Aru House | Curious Practice

Weatherboard cottages built in the first half of the twentieth century were often generous at the front and restricted at the rear, with their relationship to prevailing breezes, appropriate orientation and gardens being a low priority. Aru House (Awabakal word for “insect”) plugs-in a series of carefully balanced sensory amplifiers and connectors to just such a cottage in order for a long-ignored sense of place to re-emerge.

These sympathetic augmentations to the existing dwelling allow the building to become responsive to seasonal living patterns with a newfound sense of contextual sensitivity. All the new, and old, programs of the house overlap and borrow from each other, becoming more flexible and generous, enabling efficient planning and an ability to focus on quality over quantity. As a result, the value of the project is measured in joy and delight through the way materials are crafted, light is choreographed and edges are blurred.

Princes Studio | Curious Practice

Made for a family of 5 crammed into a small, three-bedroomed-single-bathroomed cottage—who were in need of some relief— Princes Studio is a detached living pavilion.

Timber provides the spaces of this project with a feeling of warmth and beauty. With fixings and structure exposed and celebrated, there exists an honesty in the making process that carries through to the completed building down to the locally made blacksmith’s brass componentry. A custom translucent cladding system was developed which sits adjacent timber windows and terracotta tiles, creating a rich tapestry of texture and transparency.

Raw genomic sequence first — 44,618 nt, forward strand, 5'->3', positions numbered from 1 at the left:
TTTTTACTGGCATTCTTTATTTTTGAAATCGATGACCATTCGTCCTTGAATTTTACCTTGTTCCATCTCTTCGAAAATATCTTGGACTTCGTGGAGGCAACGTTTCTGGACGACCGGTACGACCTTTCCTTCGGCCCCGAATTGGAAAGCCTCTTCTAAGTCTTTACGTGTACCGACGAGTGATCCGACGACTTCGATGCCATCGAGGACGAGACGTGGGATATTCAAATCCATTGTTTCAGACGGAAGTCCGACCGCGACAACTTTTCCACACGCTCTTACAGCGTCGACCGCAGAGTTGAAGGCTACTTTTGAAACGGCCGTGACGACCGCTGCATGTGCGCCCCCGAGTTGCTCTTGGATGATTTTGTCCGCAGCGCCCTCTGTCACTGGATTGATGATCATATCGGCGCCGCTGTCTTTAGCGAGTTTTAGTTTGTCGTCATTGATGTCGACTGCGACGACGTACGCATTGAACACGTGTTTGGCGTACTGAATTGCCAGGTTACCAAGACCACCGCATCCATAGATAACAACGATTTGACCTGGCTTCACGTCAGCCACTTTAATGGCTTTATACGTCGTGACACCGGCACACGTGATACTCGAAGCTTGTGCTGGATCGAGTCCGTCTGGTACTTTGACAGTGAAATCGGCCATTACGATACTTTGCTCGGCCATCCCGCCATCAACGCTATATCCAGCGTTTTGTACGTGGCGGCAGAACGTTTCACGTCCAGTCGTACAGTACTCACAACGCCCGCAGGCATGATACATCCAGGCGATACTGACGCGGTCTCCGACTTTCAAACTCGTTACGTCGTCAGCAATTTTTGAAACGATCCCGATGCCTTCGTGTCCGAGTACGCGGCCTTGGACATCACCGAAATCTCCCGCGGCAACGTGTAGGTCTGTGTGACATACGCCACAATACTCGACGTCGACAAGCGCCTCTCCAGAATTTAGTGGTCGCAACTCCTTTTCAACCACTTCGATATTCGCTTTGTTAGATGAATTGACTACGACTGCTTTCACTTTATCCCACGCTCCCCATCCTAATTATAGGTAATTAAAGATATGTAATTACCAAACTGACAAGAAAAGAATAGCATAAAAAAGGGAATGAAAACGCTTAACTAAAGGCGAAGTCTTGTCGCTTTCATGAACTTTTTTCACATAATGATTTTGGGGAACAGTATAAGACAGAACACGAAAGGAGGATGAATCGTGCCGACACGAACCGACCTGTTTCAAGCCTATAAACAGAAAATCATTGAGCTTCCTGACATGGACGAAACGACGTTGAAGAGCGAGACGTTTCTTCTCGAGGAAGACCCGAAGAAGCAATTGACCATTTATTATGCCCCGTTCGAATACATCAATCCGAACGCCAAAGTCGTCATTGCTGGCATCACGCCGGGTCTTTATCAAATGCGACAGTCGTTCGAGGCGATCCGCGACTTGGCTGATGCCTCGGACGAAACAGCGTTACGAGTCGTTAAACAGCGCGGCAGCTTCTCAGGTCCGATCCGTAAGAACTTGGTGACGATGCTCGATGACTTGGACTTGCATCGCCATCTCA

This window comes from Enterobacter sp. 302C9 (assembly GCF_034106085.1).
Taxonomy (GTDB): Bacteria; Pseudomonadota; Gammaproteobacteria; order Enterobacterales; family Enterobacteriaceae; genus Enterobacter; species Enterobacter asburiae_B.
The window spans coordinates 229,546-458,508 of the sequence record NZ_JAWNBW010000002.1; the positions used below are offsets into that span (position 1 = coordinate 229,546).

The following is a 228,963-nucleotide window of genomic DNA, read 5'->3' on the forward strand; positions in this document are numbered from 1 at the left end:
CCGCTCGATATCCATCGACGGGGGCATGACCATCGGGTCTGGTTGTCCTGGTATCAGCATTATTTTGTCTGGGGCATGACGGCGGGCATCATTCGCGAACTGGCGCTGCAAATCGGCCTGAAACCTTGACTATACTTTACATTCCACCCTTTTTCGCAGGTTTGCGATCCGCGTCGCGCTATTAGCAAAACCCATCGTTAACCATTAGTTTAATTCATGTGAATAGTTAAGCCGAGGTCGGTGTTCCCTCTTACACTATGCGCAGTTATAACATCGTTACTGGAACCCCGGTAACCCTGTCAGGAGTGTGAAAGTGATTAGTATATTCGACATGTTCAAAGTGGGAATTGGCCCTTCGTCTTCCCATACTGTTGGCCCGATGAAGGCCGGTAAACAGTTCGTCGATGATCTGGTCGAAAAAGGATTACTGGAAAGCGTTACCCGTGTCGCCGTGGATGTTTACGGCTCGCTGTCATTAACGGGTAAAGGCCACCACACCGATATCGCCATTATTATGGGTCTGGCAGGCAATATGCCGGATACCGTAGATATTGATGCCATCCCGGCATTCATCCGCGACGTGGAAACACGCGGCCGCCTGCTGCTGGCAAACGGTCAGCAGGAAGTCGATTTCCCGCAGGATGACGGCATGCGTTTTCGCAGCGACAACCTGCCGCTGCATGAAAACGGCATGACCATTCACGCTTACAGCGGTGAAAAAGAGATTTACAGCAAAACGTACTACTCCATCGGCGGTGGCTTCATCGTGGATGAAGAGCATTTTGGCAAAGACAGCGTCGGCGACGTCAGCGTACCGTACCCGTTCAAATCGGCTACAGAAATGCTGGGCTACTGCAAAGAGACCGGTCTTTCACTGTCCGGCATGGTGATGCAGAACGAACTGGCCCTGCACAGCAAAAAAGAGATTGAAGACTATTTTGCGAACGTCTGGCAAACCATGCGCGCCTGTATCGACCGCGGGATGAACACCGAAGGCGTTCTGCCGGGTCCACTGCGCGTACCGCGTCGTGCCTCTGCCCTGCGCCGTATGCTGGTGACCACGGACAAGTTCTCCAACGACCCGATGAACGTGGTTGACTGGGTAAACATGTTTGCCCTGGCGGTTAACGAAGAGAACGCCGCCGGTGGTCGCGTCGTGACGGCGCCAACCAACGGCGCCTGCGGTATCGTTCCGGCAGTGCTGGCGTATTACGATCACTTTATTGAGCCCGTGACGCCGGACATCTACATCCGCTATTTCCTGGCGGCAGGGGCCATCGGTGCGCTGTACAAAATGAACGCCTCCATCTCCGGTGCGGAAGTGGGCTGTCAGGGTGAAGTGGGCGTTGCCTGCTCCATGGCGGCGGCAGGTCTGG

Princes Studio is an extremely cost effective appendage to the existing dwelling, providing the inhabitants freedom in how they use the space now, and into the future. This outcome could be further developed as a quality response to housing affordability, adaptability and sustainability, having achieved a huge amount of program and delight within a very small floor area.

Olive Tree House | Bastian Architecture

Olive Tree House has an internal material palette which shies away from the trend of all white interiors and take cues from the exterior; warm plywood linings counter cool concrete floors and offset colourful joinery and doors. The house feels like a home to live in, it has been designed for scuff marks and weathering, it is not precious. Every corner has been taken advantage of; built-in furniture allow for smaller rooms and more storage, a hallway to the guest toilet has a second function of doubling the size of the laundry.

Wet areas are warm and textured to create sense of intimacy and a separate experience to the rest of the house. While the house is compact it makes every square meter work hard .

This form is now closed.